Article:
Child Welfare

Our Priorities

The Current Reality

More than 21,000 children are removed from their families in Los Angeles County by DCFS each year. The vast majority of cases do not involve allegations of actual child abuse but instead are a result of “neglect,” a vague term that often is a direct result of poverty. Children are routinely removed from their families for parents being a survivor of domestic violence, being unable to afford childcare, and being unable to afford mental health treatment. After being removed from the families they have known their entire lives, children are then placed in foster care with a stranger and often have no idea if, or when, they will return home to their parents.

It is time for the United States to change the child welfare system to prioritize keeping families together instead of ripping families apart and putting children in the abusive foster care system. Though states have the primary role in making child welfare policy, Congress can and should provide crucial support and resources to fix the system.

The current child welfare system is racist. The statistics are clear: Black, Latine, and Native American children are removed from their families at much higher rates than white and Asian children. In Los Angeles County, only 7% of children in Los Angeles County are Black, yet 24% of children removed from their families by DCFS were Black. Further, two-thirds of all children removed from their homes in Los Angeles in 2020 were Latino. Even worse, state and local child protection agencies have immense power and often operate under the cover of confidentiality. States and local governments lack the resources to have sufficient oversight of these agencies and to hold them accountable for their failure to protect children without violating Constitutional rights.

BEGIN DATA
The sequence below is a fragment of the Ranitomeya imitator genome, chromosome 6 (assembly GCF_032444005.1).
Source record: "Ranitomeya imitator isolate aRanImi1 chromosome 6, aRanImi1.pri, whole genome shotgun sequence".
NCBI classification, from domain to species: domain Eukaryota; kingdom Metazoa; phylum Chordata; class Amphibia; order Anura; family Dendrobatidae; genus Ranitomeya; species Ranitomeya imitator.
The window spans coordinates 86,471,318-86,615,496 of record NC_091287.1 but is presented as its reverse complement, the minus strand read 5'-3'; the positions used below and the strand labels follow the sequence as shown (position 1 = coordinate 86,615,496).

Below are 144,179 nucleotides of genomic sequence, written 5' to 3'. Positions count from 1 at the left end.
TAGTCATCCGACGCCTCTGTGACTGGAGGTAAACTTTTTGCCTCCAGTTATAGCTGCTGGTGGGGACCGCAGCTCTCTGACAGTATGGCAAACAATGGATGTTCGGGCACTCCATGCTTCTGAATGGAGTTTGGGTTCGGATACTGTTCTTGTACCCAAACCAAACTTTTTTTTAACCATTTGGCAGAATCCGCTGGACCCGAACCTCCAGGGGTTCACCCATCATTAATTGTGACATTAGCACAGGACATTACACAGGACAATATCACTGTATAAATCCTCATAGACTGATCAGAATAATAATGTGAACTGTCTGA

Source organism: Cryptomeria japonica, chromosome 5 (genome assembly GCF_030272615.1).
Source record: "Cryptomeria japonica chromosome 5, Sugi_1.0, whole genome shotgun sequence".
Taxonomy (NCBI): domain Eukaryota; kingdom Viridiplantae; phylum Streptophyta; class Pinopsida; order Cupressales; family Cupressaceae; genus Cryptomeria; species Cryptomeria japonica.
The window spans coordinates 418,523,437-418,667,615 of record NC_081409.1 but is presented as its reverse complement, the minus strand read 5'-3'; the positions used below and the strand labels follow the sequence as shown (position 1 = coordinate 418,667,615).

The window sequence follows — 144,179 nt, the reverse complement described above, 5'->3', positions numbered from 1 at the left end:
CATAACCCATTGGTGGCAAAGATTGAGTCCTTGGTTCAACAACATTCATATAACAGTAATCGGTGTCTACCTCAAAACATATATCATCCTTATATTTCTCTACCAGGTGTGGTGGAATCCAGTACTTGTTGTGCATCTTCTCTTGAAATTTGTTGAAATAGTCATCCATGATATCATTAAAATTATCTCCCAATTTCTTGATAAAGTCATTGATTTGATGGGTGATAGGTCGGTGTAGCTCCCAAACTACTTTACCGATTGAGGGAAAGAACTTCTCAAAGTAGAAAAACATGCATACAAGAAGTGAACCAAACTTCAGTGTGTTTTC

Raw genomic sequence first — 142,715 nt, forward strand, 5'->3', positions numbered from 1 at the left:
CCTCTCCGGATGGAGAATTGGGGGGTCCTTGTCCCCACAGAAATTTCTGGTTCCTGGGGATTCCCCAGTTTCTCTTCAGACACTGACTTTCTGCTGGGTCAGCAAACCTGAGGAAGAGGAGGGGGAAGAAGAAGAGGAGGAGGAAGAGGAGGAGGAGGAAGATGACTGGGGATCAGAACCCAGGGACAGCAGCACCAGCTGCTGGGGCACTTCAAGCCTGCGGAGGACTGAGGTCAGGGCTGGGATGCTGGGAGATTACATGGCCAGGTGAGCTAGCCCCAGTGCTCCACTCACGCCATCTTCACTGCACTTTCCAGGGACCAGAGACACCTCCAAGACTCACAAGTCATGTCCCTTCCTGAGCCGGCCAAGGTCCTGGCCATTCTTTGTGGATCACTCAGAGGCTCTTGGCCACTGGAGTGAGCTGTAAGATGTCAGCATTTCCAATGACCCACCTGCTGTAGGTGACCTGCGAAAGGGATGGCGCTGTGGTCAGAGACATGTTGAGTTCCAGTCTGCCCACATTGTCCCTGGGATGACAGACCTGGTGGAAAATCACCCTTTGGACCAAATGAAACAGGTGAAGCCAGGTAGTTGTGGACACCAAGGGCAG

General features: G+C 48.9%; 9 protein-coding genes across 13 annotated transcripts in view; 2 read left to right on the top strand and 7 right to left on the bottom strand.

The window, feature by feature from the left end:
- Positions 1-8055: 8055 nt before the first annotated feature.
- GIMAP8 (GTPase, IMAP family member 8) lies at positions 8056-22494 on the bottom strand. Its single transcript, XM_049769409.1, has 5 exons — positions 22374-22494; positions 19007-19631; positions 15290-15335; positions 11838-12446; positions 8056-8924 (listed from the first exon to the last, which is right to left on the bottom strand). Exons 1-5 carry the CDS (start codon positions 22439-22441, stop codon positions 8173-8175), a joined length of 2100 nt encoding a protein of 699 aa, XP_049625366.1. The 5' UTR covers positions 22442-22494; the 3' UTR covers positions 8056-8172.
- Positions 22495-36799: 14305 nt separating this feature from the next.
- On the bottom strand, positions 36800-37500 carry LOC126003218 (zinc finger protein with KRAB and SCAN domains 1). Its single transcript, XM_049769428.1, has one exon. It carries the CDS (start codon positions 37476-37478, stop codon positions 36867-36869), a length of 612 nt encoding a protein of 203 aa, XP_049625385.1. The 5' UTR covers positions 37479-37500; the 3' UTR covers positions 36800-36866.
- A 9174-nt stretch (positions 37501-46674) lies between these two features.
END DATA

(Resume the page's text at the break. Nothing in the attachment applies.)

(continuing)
What Needs To Be Done

Keep Families Together:
  • Repeal and replace the Adoption and Safe Families Act (ASFA), originally passed in 1997, which shifted the government’s priorities from preserving families to destroying families.
  • Increase federal funding for preventative services that support families at the initial stages of a child welfare investigation and to avoid unnecessary court cases.
  • Require state child protection agencies to prioritize the placement of children with relatives and non-related extended family members instead of in foster care.
  • Pass the 21st Century Children and Families Act, sponsored by California Representative Karen Bass, that removes the federal mandate to terminate parental rights within two years, regardless of the parent’s efforts to reunify.
  • Remove the financial incentives that prioritize the adoption of children from the child welfare system instead of reunification with biological parents.
  • Heighten the burden of proof needed for a court to remove a child from parental custody and to terminate parental rights.
  • Commission federal studies to evaluate the emotional harm to children from being removed from their families and the effectiveness of removal policies.
Prioritize Community-Based Services:
  • Provide direct funding to expand community-based parenting and rehabilitation programs, childcare, housing and public health.
  • Require that federal funding to state child protection agencies be conditioned on compliance with evidence-based practices.
  • Provide additional federal funds for state Head Start programs, which provides preschool children with early childhood education, nutrition and health services.
  • Stop providing federal funding for foster care group homes, where child abuse is rampant.
  • Ensure that any foster youth aging out of the foster care system has the resources they need to be independent and successful adult.
Equity in the Child Welfare System:
  • Require state child protection agencies to train social workers on implicit bias and racism in the child welfare system.
  • Defend the Indian Child Welfare Act (ICWA) to stop the forcible removal of Native American children from their families.
  • Pass the John Lewis Every Child Deserves a Family Act (H.R.3488) to prevent discrimination on the basis of sex, sexual orientation, gender identity, or marital status in the foster care system.
  • Establish a unit within the Department of Justice Civil Rights division to prosecute state agencies that violate parents’ and children’s rights.

What This Will Do For Us

Our government has a responsibility to ensure that our nation’s children grow up in an environment free from abuse and neglect. Most children do not want to go into the foster care system. Yet, child protection agencies routinely force them into foster homes while trampling on parents’ constitutional rights. Instead of treating families in poverty facing difficult personal issues as criminals, we need to support them by providing a floor to stand on.

Help us protect our families and join the movement.


The Current Reality


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